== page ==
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No Duty to Defend Where Employee Participated in Scheme to Siphon Millions of Dollars of Class Action Settlement Proceeds
The United States District Court for the Eastern District of Pennsylvania has held that an insurer has no further duty to defend a negligence suit against an insured class action settlement administrator because the actions of one of its employees in approving fraudulent claims fell within the policy's sublimit for misappropriation, misuse, theft, or embezzlement of funds. Camico Mut. Ins. Co. v. Heffler, Radetich & Saitta, LLP, 2013 WL 3481527 (E.D. Pa. June 27, 2013).
The employee of the insured administrator participated in a scheme to siphon several million dollars of settlement proceeds to his co-conspirators and subsequently pled guilty to mail fraud and wire fraud. Following the discovery of the scheme, members of one of the settlement classes sued the administrator for damages resulting from the employee's actions. The administrator's insurer had funded the defense against the class-members' claims but sought a declaratory judgment that the policy's $100,000 sublimit for claims “arising from, related to or in connection with any Insured's misappropriation, misuse, theft or embezzlement of funds” should apply and relieve it of any further coverage obligation.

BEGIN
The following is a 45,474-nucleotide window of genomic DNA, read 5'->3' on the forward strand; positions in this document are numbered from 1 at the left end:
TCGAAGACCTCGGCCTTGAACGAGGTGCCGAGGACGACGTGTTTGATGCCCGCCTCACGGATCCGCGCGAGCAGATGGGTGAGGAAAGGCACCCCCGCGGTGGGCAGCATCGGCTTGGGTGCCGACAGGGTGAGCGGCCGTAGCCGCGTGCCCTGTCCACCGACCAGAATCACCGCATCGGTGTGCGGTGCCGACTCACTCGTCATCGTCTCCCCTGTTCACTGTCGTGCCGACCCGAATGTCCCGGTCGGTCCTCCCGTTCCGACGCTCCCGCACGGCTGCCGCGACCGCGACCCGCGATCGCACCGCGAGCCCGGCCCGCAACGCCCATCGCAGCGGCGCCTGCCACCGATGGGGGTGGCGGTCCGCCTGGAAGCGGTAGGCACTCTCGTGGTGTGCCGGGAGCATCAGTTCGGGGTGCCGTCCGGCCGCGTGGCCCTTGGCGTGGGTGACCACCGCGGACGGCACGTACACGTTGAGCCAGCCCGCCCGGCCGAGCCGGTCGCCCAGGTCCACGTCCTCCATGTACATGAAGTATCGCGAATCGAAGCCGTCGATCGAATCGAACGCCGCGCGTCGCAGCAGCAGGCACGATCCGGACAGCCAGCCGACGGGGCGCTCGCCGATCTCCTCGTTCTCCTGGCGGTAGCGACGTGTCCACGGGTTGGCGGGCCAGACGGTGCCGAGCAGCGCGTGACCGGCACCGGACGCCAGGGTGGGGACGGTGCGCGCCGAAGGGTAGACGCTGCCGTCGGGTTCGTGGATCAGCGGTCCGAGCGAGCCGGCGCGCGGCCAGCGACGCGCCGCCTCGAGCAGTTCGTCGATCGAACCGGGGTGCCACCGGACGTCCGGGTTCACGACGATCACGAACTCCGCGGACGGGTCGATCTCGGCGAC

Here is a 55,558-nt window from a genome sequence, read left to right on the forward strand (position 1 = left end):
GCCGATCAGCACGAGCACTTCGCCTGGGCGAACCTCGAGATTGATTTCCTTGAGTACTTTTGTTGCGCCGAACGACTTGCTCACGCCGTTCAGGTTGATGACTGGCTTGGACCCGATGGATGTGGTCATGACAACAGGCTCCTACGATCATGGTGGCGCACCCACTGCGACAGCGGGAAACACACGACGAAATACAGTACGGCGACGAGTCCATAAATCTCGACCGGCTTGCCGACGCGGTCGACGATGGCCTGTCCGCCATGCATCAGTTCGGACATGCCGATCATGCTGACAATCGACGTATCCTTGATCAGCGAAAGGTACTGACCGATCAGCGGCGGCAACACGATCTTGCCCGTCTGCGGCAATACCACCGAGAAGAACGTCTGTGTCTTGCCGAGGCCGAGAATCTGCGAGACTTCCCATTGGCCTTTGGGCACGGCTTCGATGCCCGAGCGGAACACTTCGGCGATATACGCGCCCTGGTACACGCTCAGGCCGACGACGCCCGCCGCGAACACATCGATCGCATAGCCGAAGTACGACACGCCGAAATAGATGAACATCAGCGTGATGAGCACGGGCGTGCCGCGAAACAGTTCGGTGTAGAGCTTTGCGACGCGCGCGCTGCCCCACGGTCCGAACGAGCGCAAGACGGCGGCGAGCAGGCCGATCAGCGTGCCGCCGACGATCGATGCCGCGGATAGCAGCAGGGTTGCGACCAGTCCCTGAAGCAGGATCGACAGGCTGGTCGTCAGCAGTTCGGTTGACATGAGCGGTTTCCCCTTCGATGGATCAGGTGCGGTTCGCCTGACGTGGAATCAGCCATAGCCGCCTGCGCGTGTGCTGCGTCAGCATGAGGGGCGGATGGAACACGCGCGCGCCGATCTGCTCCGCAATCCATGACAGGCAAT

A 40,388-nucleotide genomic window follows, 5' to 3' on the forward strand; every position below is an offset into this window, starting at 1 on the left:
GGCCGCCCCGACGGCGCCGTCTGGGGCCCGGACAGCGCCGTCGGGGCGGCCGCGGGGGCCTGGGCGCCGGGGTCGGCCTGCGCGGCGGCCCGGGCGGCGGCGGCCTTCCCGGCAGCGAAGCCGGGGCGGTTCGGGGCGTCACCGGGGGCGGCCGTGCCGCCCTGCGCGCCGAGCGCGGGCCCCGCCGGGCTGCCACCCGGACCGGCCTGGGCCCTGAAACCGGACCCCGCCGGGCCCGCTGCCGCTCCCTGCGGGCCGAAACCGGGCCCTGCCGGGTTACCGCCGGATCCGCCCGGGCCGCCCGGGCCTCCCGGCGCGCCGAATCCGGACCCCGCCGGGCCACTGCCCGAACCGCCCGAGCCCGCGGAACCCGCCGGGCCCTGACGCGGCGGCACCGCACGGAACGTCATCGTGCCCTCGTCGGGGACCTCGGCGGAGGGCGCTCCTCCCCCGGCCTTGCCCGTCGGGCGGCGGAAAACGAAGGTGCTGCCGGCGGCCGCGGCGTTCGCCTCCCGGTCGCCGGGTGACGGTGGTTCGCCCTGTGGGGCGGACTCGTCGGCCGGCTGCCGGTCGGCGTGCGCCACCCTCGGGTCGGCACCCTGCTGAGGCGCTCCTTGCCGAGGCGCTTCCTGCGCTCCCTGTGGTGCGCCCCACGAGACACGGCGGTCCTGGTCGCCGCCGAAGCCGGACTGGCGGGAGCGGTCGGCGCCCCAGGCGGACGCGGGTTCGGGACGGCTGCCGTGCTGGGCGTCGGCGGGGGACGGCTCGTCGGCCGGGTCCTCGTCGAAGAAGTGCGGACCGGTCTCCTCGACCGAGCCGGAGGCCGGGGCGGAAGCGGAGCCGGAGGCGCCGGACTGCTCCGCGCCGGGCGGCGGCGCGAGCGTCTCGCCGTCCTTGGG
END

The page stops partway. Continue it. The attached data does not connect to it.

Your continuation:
The court granted summary judgment to the insurer and allowed it to recoup the costs it had paid beyond the sublimit, finding that the employee's conduct fell within each of the terms of the exclusion. The court found it irrelevant whether the employee was the ringleader of the scheme or had directly received any or all of the stolen money. At the very least, the court held, the employee had aided and abetted the commission of misappropriation, misuse, theft, or embezzlement.
With respect to the insured's argument that the sublimit should not apply because the employee was not an insured under the policy, the court noted that the policy provided coverage for former employees “but only while performing Professional Services on or after the Retroactive Date.” The administrator argued that the employee had worked for the company only prior to the relevant policy year and that his criminal acts were not performed for the company's benefit. The court rejected this argument, determining that the former employee's acts were covered because they were performed after the retroactive date. Moreover, the court held that the policyholder's interpretation would render the language of the sublimit redundant. The court determined instead that because the employee had engaged in misappropriation, misuse, theft, or embezzlement in connection with his work for the administrator, he was performing professional services for the benefit of the company when he committed the acts at issue.
The court also rejected the administrator's argument that the insurer could not deny coverage for negligence claims asserted against an innocent insured that were related to a criminal act committed by another insured. The court noted that the policy contained a specific provision allowing coverage for innocent insureds in certain circumstances but that it specifically did not apply to the exclusion for misappropriation, misuse, theft, or embezzlement. The court also emphasized the breadth of the exclusion, in particular, the use of the term “any Insured” and the phrase “related to,” which does not require any causal connection.
Finally, the court granted summary judgment to the insurer on the administrator's claim for bad faith because the insurer's reliance on the sublimit was reasonable and appropriate and therefore could not constitute bad faith.